After several months of friction in which applicant repeatedly denied loans previously approved by subordinate loan officers, applicant’s superiors decided that it was time to let this less-than-six month employee go.  At the time of this decision, applicant was already scheduled to meet with his superiors at another office location to participate in new-employee interviews.  His superiors decided to terminate his employment at the time of his arrival, rather than have him make a separate trip or to go to his office location.

The Workers’ Compensation Judge first noted that applicant was pleading his psychiatric injury as a cumulative trauma, allegedly incurred from the first day worked (April 3, 2006) to the last day worked (July 5, 2006) and “continuing thereafter.”  Given that this provided less than six months of employment, the WCJ correctly reasoned that applicant’s psyche claim could only proceed if it was the result of a “sudden and extraordinary employment condition,” which a cumulative trauma could not be.

In other words:

–it can’t be a generic psyche injury because applicant was not employed for at least six months, so his claim was barred by Labor Code section 3208.3;

–it couldn’t be “sudden and extraordinary” because it was a cumulative trauma; and

–if it was a specific injury and incorrectly plead as a cumulative trauma, the only specific injury could have been the termination of employment, which the WCJ described as part of “normal, regular or routine exchanges between employees and the employer … [b]assically, [applicant] was particularly upset and offended by the way in which he was terminated.”

Regarding the 132a claim, the WCJ reminded applicant that the burden is on the employee to prove discrimination, and documentation established the pre-existing intent to fire applicant well before any claim of injury was made.

The Workers’ Compensation Appeals Board was no more generous with defendant’s money than the WCJ had been, denying applicant’s petition for reconsideration and incorporating the WCJ’s report.

Categories: 132a, 3208.3, Defenses Tags:

Tired of Litigating Baseless 132a/Discrimination Claims?

January 6th, 2012 4 comments

How many times have you looked at the file on your desk (or your computer screen, for those of this blog’s readers in a paperless environment) and rolled your eyes?  You know the claim before you is baseless; you know it will probably lose; you know the applicant is just shaking you down, hoping it is cheaper to pay him or her off rather than litigate the case.  It makes me even less of a happy camper, the thought of the smiling fraudster applicant and the shady attorney getting away with it (or lien claimant and hearing representative, for that matter).

Wouldn’t you like to do something about it?  Wouldn’t you like to increase the cost of doing business on these guys just a little bit?  Wouldn’t you like to recoup a sliver of that money they made you pay out to defend against a claim with so many holes in it, it was previously used in the spaghetti straining industry?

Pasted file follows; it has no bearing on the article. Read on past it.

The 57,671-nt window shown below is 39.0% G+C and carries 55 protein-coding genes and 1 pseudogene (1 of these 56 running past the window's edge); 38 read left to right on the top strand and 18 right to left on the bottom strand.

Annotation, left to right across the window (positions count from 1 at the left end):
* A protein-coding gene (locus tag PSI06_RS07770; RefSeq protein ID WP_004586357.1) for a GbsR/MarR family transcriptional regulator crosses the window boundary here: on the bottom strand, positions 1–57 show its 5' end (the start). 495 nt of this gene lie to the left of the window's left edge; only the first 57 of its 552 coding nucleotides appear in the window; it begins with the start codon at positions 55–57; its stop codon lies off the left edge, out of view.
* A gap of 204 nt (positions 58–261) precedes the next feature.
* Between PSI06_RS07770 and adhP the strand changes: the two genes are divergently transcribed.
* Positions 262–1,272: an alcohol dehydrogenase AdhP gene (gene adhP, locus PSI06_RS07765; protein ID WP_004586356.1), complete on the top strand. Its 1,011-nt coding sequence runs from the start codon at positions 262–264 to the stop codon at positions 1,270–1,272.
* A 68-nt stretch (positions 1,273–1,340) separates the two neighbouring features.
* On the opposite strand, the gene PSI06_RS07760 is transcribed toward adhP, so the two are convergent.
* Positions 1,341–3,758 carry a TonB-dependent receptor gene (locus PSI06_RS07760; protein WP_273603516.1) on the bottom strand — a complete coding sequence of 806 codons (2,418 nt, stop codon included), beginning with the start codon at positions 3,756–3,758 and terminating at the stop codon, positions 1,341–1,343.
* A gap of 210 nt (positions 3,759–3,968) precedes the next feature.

Sanctions are rarely a remedy, and petty name-calling is generally discouraged in the world of California Workers’ Compensation.  So here is a possible solution – the next time you are facing one of these worthless claims, say those two words that involuntarily appear at the forefront of your mind:

Malicious Prosecution!  (This is a family-friendly blog, after all!)

Without going into the details of the underlying workers’ compensation 132a case (applicant failed to carry his burden and was awarded nothing on the 132a claim), the facts are these:

Employer successfully defeated a 132a claim, then filed a complaint in civil court against the applicant’s attorney and law firm. (Naming names is not done here, at WCDefenseCA, as my dear readers know, but upon request I will e-mail you a copy of the Court of Appeals decision, which includes the names of all parties.  Please send all requests to

The trial court and the Court of Appeals both ruled the case can proceed.  Unfortunately, however, the Court of Appeals opinion is an unpublished one.

Let’s all watch this one closely – if we’re lucky, applicant’s attorneys will be forced to think twice before shaking down employers with baseless claims.

Categories: 132a, Defenses, Sanctions Tags:

132a Claim Rejected on Recon

October 5th, 2011 No comments

The Workers’ Compensation Appeals Board recently issued an opinion on a 132a claim in the case of Miller v. County of Alameda (39 CWCR 208).

Miller was a licensed clinical social worker and would drive to see her patients, until she was hurt in a car accident while on one of these trips.  The injury was accepted by the defendant, and Miller eventually returned to work.  The defendant expressed doubts about her ability to continue driving as often as she had before, and told her she needed to find another job.  Miller found an applicant’s attorney instead and filed a claim for 132a.

Labor Code § 132a, prohibiting employer discrimination against employees for filing a workers’ compensation claim (or being a witness in a workers’ compensation case) is covered by your faithful author from time to time.

The reason why this case is important is because of applicant’s theory and its rejection by the WCAB.